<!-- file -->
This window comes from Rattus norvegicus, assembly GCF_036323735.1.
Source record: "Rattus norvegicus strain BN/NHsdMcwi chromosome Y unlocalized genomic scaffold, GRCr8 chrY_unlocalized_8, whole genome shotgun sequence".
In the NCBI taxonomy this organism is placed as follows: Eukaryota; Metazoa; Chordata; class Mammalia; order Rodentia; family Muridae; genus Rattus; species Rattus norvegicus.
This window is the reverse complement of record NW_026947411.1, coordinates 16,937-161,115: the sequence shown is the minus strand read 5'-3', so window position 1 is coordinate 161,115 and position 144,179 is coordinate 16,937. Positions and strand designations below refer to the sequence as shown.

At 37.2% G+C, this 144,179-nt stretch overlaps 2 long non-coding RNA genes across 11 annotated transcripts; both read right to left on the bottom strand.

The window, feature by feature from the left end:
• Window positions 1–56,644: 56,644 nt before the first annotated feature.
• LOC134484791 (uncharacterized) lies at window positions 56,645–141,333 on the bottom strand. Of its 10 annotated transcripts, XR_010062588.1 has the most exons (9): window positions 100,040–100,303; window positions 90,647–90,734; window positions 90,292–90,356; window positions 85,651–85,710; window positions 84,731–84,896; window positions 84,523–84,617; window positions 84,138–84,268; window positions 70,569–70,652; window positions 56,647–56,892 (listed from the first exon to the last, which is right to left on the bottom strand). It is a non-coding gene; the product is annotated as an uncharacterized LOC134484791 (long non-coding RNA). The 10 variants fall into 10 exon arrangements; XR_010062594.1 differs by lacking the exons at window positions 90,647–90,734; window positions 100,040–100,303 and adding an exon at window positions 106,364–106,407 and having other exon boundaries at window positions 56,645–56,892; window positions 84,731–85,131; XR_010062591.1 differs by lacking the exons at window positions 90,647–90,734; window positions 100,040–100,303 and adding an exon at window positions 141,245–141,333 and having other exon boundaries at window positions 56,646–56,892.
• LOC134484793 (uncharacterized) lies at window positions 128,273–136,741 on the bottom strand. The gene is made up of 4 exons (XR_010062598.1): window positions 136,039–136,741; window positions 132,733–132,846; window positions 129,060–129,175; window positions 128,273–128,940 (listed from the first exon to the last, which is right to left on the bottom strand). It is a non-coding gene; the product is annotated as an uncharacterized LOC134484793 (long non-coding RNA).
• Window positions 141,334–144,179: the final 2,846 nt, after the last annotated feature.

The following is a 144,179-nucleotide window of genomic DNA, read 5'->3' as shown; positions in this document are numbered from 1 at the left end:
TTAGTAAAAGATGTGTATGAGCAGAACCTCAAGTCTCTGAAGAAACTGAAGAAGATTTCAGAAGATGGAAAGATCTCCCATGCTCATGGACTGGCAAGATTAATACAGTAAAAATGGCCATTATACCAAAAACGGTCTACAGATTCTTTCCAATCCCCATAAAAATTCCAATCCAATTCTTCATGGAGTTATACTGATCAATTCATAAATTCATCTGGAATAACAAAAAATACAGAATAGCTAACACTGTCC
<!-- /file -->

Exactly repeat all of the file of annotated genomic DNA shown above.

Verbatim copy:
This window comes from Rattus norvegicus, assembly GCF_036323735.1.
Source record: "Rattus norvegicus strain BN/NHsdMcwi chromosome Y unlocalized genomic scaffold, GRCr8 chrY_unlocalized_8, whole genome shotgun sequence".
In the NCBI taxonomy this organism is placed as follows: Eukaryota; Metazoa; Chordata; class Mammalia; order Rodentia; family Muridae; genus Rattus; species Rattus norvegicus.
This window is the reverse complement of record NW_026947411.1, coordinates 16,937-161,115: the sequence shown is the minus strand read 5'-3', so window position 1 is coordinate 161,115 and position 144,179 is coordinate 16,937. Positions and strand designations below refer to the sequence as shown.

At 37.2% G+C, this 144,179-nt stretch overlaps 2 long non-coding RNA genes across 11 annotated transcripts; both read right to left on the bottom strand.

The window, feature by feature from the left end:
• Window positions 1–56,644: 56,644 nt before the first annotated feature.
• LOC134484791 (uncharacterized) lies at window positions 56,645–141,333 on the bottom strand. Of its 10 annotated transcripts, XR_010062588.1 has the most exons (9): window positions 100,040–100,303; window positions 90,647–90,734; window positions 90,292–90,356; window positions 85,651–85,710; window positions 84,731–84,896; window positions 84,523–84,617; window positions 84,138–84,268; window positions 70,569–70,652; window positions 56,647–56,892 (listed from the first exon to the last, which is right to left on the bottom strand). It is a non-coding gene; the product is annotated as an uncharacterized LOC134484791 (long non-coding RNA). The 10 variants fall into 10 exon arrangements; XR_010062594.1 differs by lacking the exons at window positions 90,647–90,734; window positions 100,040–100,303 and adding an exon at window positions 106,364–106,407 and having other exon boundaries at window positions 56,645–56,892; window positions 84,731–85,131; XR_010062591.1 differs by lacking the exons at window positions 90,647–90,734; window positions 100,040–100,303 and adding an exon at window positions 141,245–141,333 and having other exon boundaries at window positions 56,646–56,892.
• LOC134484793 (uncharacterized) lies at window positions 128,273–136,741 on the bottom strand. The gene is made up of 4 exons (XR_010062598.1): window positions 136,039–136,741; window positions 132,733–132,846; window positions 129,060–129,175; window positions 128,273–128,940 (listed from the first exon to the last, which is right to left on the bottom strand). It is a non-coding gene; the product is annotated as an uncharacterized LOC134484793 (long non-coding RNA).
• Window positions 141,334–144,179: the final 2,846 nt, after the last annotated feature.

The following is a 144,179-nucleotide window of genomic DNA, read 5'->3' as shown; positions in this document are numbered from 1 at the left end:
TTAGTAAAAGATGTGTATGAGCAGAACCTCAAGTCTCTGAAGAAACTGAAGAAGATTTCAGAAGATGGAAAGATCTCCCATGCTCATGGACTGGCAAGATTAATACAGTAAAAATGGCCATTATACCAAAAACGGTCTACAGATTCTTTCCAATCCCCATAAAAATTCCAATCCAATTCTTCATGGAGTTATACTGATCAATTCATAAATTCATCTGGAATAACAAAAAATACAGAATAGCTAACACTGTCC